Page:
How to Take a Japanese Style Bath at Home

Japanese woman  taking an herbal bath at home

You can make the essential elements of the Japanese bathing ritual a part of your daily routine, even if you do not have a Japanese-style bath at home. All you need is a place to wash your body and a warm, clear tub of water.

Traditional Japanese bathing is a tranquil ritual perfected through centuries, typically taken in the evening. For the Japanese, bathtubs are for soaking and relaxing only and are always kept clean. Washing and scrubbing belong outside the tub.

Japanese woman soaking in bathtub at home

  • Fill up your bathtub to about 2/3 full ahead of time to step right into your tub after washing and scrubbing. Most prefer a comfortable temperature, not to exceed 40 °C (104 °F). Water that is too hot opes pores unnecessarily and causes moisture loss.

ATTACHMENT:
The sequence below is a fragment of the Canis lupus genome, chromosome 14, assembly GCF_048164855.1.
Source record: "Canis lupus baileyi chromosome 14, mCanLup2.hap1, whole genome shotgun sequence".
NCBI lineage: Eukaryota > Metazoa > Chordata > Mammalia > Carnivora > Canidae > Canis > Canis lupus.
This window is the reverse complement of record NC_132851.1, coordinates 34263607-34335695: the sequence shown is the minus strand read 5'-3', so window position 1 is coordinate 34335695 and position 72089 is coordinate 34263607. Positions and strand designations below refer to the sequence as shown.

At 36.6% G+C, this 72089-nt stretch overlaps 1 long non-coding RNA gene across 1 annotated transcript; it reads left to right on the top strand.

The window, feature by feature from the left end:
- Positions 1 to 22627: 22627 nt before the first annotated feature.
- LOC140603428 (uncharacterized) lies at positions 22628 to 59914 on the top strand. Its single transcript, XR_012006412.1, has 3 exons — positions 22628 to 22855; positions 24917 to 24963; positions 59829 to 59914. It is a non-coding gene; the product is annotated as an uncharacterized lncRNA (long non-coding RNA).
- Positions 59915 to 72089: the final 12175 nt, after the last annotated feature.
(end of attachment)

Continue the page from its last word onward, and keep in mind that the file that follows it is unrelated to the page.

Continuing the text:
• You can add a soothing herbal infusion, such as green tea or other herbs, to your bath.
  • Rinse or wash your body outside the tub.
  • Step slowly in your tub, feel the water envelope your skin, and relax. Slowly splash some on your neck and shoulders. Listen to the sounds and feel the tiny streams run their way down.
  • If you take an herbal bath, breathe in the aroma calmly and deeply. Unwind and live in the moment.
  • You do not need to spend a lot of time in the bathtub. Even five minutes will do! 
  • Pat dry with a soft towel and drink a cup of water to rehydrate yourself. 
  • Moisturizing after bathing is essential for keeping your skin replenished and supple.

Japanese woman relaxing in bathtub at home

After Bathing

woman slipping foot into a slipper

The Japanese bathing ritual does not end after you dry yourself, and you can, and indeed should, continue to deepen your relaxation after bathing—the Japanese call it yu-agari (湯上がり, after bathing).

Put on some comfortable clothes and relax in any way you please. Have something to eat, browse, curl up with a book, listen to music, sip tea, take a nap, or do nothing.

It's your serenity time. Treasure it. The world can wait.